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How Can We Discuss Climate Change Constructively?

December 2nd, 2014 by

Don't even think about itClimate change is a topic that often creates heated discussions when it is brought up. Must it? Are there ways to talk about it that can lead to constructive dialogue (and maybe action) instead?

George Marshall, co-founder of Climate Outreach and Information Network (COIN) and author of the recently released Don’t Even Think About It: Why Our Brains Are Wired to Ignore Climate Change, spoke about this recently in a lecture at Rutgers’ Cook Campus, and provided a cogent outline of why we humans have difficulty dealing with climate change. More importantly, he offered ideas on how to engage and communicate with people who want to ignore or deny it.

A key point for Marshall is the distinction is between our ability to pay attention and our ability to NOT pay attention. This is an emerging topic in the social sciences and is very relevant to climate-change conversations. Because climate change is long-term, with no visible or obvious “enemy,” and has uncertain timeframe, impacts and potential loss, Marshall cites cognitive psychologists as calling climate change a “perfect storm” for us to not pay attention to. Psychology Today had a blog post about the mismatch between these factors and our brain’s ability to process the threat of climate change. Another key point in Marshall’s talk was that people’s worldviews (e.g., belief in small government vs. big government; or in individual responsibility vs. societal responsibility) have a huge impact on their views on climate change, and that the politicization of climate change makes things worse.

Marshall cites a study that showed that one-third of people don’t talk about climate change in what he refers to as a “constructed silence;” that is, we consciously choose not to talk about it. He takes issue with the depiction of climate change as too hard for our brains to handle, and suggests that climate change is not in the future; rather, we have placed it in the future so that we don’t need to address it. By contrast, he notes, there are many things that are uncertain but to which we do respond — the possibility of global terrorism, for example. There is no reason we cannot be equally responsive to the threat of climate change.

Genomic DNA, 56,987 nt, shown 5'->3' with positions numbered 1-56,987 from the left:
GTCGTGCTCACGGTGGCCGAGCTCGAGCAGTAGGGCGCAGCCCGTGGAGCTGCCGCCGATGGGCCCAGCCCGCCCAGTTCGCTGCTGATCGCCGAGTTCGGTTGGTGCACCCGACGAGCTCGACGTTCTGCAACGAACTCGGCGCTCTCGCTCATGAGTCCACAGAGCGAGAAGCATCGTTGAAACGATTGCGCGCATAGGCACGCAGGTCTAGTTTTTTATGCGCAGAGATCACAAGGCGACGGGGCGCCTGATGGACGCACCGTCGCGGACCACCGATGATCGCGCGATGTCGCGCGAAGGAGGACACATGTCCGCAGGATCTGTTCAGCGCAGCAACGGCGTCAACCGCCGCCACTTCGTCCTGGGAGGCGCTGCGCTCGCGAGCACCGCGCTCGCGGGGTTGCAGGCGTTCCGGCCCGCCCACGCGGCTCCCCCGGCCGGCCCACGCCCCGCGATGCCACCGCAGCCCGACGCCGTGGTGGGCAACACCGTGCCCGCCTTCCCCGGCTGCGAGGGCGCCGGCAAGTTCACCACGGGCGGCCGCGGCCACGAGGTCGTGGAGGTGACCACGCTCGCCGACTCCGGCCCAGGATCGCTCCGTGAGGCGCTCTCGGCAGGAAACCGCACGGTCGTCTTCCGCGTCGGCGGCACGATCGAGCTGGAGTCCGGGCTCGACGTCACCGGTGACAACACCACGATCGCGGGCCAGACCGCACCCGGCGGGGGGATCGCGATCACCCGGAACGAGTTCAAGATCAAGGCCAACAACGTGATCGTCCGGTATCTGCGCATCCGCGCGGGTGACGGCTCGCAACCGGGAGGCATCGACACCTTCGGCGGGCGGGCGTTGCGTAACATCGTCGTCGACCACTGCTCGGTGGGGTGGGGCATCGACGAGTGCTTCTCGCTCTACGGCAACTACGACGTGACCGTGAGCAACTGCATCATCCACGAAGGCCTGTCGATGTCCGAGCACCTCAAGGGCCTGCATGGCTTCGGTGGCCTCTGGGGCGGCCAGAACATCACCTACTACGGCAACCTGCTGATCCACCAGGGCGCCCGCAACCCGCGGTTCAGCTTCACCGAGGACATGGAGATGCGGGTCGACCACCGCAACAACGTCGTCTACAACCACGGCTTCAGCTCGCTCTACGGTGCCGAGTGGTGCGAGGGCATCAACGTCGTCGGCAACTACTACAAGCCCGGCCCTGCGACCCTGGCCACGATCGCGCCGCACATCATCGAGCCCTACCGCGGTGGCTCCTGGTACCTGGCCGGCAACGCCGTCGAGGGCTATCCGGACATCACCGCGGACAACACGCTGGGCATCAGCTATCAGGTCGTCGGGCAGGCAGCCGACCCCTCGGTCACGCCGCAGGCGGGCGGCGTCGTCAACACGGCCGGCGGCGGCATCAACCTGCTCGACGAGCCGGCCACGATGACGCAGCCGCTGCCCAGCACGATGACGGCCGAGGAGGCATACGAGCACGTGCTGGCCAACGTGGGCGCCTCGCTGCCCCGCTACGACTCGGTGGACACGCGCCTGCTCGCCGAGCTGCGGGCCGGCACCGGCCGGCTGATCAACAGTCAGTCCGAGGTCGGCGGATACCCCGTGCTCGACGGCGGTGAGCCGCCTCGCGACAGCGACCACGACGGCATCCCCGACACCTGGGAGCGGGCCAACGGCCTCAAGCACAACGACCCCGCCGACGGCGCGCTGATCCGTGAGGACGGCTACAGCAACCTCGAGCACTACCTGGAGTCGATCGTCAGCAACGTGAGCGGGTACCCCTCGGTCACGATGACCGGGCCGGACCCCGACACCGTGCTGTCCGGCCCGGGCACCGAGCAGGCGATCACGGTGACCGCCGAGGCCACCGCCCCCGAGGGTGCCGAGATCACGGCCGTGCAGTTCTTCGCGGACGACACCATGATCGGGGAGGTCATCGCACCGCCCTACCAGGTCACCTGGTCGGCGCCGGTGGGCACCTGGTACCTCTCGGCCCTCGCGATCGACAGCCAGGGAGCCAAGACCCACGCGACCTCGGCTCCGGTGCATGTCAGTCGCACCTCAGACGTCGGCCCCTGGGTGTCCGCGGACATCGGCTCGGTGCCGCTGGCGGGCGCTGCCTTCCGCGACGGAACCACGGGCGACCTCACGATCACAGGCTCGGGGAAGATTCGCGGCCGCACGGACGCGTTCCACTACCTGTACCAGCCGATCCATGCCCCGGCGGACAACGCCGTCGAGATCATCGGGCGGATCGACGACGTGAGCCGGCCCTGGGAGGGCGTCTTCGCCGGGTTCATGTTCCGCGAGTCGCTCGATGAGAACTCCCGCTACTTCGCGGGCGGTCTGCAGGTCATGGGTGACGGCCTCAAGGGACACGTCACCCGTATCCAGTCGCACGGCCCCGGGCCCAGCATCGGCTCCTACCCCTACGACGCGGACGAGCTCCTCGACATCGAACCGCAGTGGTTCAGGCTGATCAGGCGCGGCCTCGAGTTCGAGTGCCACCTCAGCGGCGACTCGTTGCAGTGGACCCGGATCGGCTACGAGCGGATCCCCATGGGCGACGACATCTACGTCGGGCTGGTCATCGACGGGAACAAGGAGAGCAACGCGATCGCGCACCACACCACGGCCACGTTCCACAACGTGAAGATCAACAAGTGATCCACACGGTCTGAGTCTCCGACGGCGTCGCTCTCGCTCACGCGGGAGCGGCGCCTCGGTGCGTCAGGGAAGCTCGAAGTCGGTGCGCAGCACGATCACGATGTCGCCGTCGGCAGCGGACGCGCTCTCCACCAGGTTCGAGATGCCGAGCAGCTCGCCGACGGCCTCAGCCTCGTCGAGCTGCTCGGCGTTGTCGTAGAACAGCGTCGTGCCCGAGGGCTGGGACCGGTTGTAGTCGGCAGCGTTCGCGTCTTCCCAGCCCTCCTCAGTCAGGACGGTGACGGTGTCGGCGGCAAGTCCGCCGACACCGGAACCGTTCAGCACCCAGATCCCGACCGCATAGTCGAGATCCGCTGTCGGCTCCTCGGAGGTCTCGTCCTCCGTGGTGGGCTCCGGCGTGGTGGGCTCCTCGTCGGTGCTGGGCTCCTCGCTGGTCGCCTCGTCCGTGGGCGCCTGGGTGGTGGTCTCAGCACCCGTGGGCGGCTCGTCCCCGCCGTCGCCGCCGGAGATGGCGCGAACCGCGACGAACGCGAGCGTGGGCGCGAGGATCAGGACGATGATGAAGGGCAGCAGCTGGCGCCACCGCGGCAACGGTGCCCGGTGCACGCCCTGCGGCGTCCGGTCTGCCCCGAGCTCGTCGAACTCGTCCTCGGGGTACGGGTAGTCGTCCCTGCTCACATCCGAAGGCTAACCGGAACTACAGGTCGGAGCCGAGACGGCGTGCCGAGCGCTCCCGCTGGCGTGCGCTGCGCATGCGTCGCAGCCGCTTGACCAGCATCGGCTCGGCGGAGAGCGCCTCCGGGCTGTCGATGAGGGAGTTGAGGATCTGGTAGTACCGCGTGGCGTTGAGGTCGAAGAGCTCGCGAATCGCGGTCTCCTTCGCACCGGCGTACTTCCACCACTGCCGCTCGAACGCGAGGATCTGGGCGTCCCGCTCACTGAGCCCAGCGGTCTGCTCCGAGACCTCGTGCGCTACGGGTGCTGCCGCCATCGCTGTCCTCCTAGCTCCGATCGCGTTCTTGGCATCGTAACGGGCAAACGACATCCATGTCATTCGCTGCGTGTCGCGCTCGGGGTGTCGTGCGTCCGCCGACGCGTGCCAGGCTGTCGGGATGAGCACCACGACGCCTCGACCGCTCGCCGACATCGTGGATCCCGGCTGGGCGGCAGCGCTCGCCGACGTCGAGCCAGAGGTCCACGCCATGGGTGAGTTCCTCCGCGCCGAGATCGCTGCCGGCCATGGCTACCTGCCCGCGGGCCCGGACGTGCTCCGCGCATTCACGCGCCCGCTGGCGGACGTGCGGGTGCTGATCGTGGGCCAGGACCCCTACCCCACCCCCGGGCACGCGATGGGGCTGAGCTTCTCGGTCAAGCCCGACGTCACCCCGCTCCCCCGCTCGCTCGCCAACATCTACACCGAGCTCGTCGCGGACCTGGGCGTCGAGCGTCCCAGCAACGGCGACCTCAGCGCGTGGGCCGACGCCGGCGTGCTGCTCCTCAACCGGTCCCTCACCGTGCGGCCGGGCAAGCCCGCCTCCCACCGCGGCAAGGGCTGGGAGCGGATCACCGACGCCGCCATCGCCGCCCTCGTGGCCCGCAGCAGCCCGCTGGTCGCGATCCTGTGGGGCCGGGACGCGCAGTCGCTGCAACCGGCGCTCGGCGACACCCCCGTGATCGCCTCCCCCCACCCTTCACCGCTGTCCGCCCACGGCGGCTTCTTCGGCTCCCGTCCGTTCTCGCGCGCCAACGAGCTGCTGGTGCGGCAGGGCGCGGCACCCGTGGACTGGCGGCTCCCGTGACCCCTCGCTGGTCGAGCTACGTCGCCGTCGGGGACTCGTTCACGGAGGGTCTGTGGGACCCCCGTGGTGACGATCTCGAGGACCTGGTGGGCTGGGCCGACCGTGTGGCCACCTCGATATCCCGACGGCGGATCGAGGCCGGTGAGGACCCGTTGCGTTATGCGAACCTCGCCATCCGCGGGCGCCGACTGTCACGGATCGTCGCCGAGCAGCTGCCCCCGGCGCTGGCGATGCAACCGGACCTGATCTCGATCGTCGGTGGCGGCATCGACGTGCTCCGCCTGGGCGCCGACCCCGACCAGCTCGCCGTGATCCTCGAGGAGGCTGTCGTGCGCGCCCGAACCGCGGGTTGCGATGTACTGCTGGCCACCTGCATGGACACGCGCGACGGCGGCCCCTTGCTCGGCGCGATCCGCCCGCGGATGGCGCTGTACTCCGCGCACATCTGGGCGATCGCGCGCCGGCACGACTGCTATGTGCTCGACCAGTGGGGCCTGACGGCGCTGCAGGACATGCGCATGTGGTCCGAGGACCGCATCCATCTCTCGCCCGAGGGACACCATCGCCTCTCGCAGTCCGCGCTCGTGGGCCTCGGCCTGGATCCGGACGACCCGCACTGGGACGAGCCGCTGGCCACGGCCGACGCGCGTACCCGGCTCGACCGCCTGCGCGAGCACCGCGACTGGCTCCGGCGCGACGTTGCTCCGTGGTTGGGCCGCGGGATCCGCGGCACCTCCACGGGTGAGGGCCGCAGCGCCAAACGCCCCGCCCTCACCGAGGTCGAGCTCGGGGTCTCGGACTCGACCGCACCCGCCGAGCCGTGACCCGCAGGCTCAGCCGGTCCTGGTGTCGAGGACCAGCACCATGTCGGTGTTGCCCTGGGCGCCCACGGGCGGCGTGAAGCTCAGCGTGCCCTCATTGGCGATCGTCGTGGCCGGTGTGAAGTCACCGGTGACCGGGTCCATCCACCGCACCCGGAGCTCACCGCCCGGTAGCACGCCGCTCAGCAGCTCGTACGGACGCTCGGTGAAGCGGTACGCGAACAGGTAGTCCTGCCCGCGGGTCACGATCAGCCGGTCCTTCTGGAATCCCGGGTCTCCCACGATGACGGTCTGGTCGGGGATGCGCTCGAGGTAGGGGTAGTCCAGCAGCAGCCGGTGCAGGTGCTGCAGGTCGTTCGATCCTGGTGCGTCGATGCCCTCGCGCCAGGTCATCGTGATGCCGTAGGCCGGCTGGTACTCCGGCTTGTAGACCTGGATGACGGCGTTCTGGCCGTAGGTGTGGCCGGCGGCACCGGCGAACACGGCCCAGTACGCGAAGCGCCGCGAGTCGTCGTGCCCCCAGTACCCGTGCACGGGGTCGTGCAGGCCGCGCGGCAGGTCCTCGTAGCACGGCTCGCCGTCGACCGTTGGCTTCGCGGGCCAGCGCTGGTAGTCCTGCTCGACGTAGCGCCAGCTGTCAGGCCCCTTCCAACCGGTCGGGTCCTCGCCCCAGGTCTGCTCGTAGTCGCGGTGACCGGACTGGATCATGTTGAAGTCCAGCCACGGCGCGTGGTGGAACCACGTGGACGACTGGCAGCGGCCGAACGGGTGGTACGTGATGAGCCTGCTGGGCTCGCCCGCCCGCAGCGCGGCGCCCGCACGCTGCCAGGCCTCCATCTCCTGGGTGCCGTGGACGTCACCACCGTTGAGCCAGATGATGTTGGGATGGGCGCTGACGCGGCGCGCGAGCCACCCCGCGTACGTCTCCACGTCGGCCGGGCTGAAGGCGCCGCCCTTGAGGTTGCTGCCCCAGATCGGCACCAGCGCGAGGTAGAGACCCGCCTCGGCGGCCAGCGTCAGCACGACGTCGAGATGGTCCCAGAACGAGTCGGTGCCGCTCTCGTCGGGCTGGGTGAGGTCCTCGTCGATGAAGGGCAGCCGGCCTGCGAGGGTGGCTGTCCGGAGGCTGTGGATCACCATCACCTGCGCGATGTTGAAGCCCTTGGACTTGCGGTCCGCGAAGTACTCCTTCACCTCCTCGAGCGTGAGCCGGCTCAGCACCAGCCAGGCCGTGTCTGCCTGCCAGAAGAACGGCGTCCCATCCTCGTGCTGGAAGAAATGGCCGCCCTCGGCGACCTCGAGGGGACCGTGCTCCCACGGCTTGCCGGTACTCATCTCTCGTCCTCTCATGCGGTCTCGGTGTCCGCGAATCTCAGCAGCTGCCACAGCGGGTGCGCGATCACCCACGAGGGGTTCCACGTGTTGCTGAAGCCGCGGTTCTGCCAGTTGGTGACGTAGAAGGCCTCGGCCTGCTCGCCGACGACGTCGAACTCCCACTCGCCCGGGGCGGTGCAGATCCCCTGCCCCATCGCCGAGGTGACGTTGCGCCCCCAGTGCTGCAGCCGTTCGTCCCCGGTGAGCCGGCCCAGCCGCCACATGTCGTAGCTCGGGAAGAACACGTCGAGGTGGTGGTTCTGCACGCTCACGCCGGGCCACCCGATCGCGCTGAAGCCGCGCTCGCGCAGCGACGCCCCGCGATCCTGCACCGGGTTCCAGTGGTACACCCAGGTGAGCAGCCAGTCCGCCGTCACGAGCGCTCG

Marshall offers six key recommendations for getting people to pay attention to climate change and engage in constructive conversations about it:

  • Find common ground; don’t approach it as an argument to “win;”
  • Treat others with the same respect that you would like them to have for you;
  • Hold and own your views: “This is what I believe and this is why;”
  • Understand others’ worldview so you can make climate change relevant to them and speak to their interests and desires;
  • Point out benefits. If they are willing to acknowledge climate change, how will they benefit? What will they get?

Finally, Marshall stressed repeatedly the need to appeal to people’s emotional side, by telling stories as a way to personalize the topic and the impacts without using numbers and graphs.

Marshall also blogs at

Profile of George Marshall in Yale Climate Connections.

2 Responses to “How Can We Discuss Climate Change Constructively?”

  1. Jerry says:

    Constructive conversations are key to advancing many solutions such as a sustainable economy. We need to also do business better such as using honest risk management (many people also don’t want to talk about risk!)

    Investigating impacts across social, environmental and economic systems including over the long run, realizing and assigning related impact costs rather than externalizing them onto the future state, is essential to avoid insurmountable costs from ignored assessments. I would also dare to suggest that reaping short term profits while creating unassigned long term costs is a form of thievery.

    While I agree that climate change is tough to talk about, there is so much debate on this topic that it feels like the talking is distracting us from acting. We are also dangerously immobilized by a false sense of separation; us and them is not reality- we are all in this together whether we like it or not!

    Indeed we need to keep seeking common ground AND act local, start wherever you are at, knowing that small changes can and do make a difference.

  2. Ray says:

    Climate change is a moral issue, just like the way our legal system has been unfairly treating minorities and immigrants. Sea level rise is real! The rate of change is increasing. Lots of people are going to die!
    I agree with Jerry that reaping short term profits while creating unassigned long term costs is a form of thievery!
    Risk management is not just for the insurance companies. We all assess common risks every day. Those who say that the climate science is just theoretical should realize that gravity is also just a theory, and we all accept that as real.

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